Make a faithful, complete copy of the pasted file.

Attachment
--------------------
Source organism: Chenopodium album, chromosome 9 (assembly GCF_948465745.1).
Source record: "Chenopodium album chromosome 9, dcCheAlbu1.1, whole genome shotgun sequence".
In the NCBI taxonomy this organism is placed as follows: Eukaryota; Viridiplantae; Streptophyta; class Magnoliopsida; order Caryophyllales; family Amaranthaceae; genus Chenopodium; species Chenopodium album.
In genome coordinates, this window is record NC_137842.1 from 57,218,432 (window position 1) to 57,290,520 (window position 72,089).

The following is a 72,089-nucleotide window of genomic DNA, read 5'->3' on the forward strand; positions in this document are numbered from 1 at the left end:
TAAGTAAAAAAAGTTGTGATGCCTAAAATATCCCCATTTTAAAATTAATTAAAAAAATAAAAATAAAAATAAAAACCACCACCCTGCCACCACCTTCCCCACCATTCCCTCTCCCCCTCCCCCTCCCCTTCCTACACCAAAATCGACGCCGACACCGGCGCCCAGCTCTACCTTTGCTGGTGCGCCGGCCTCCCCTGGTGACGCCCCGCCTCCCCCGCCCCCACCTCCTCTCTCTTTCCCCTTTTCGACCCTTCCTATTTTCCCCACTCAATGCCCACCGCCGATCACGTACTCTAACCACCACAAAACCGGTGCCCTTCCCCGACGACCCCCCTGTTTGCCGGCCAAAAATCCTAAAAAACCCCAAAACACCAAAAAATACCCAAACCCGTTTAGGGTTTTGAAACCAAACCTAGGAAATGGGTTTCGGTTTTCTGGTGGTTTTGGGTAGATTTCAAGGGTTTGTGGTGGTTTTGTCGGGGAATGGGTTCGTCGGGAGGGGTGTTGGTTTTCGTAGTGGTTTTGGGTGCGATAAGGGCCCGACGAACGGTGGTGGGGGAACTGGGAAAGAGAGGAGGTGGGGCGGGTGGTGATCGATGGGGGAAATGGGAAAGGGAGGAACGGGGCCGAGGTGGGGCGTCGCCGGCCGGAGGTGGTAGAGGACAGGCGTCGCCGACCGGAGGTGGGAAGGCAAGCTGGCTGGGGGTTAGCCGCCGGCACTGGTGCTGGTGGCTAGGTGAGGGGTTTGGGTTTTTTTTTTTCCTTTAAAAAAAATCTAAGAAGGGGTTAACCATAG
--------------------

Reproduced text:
Source organism: Chenopodium album, chromosome 9 (assembly GCF_948465745.1).
Source record: "Chenopodium album chromosome 9, dcCheAlbu1.1, whole genome shotgun sequence".
In the NCBI taxonomy this organism is placed as follows: Eukaryota; Viridiplantae; Streptophyta; class Magnoliopsida; order Caryophyllales; family Amaranthaceae; genus Chenopodium; species Chenopodium album.
In genome coordinates, this window is record NC_137842.1 from 57,218,432 (window position 1) to 57,290,520 (window position 72,089).

The following is a 72,089-nucleotide window of genomic DNA, read 5'->3' on the forward strand; positions in this document are numbered from 1 at the left end:
TAAGTAAAAAAAGTTGTGATGCCTAAAATATCCCCATTTTAAAATTAATTAAAAAAATAAAAATAAAAATAAAAACCACCACCCTGCCACCACCTTCCCCACCATTCCCTCTCCCCCTCCCCCTCCCCTTCCTACACCAAAATCGACGCCGACACCGGCGCCCAGCTCTACCTTTGCTGGTGCGCCGGCCTCCCCTGGTGACGCCCCGCCTCCCCCGCCCCCACCTCCTCTCTCTTTCCCCTTTTCGACCCTTCCTATTTTCCCCACTCAATGCCCACCGCCGATCACGTACTCTAACCACCACAAAACCGGTGCCCTTCCCCGACGACCCCCCTGTTTGCCGGCCAAAAATCCTAAAAAACCCCAAAACACCAAAAAATACCCAAACCCGTTTAGGGTTTTGAAACCAAACCTAGGAAATGGGTTTCGGTTTTCTGGTGGTTTTGGGTAGATTTCAAGGGTTTGTGGTGGTTTTGTCGGGGAATGGGTTCGTCGGGAGGGGTGTTGGTTTTCGTAGTGGTTTTGGGTGCGATAAGGGCCCGACGAACGGTGGTGGGGGAACTGGGAAAGAGAGGAGGTGGGGCGGGTGGTGATCGATGGGGGAAATGGGAAAGGGAGGAACGGGGCCGAGGTGGGGCGTCGCCGGCCGGAGGTGGTAGAGGACAGGCGTCGCCGACCGGAGGTGGGAAGGCAAGCTGGCTGGGGGTTAGCCGCCGGCACTGGTGCTGGTGGCTAGGTGAGGGGTTTGGGTTTTTTTTTTTCCTTTAAAAAAAATCTAAGAAGGGGTTAACCATAG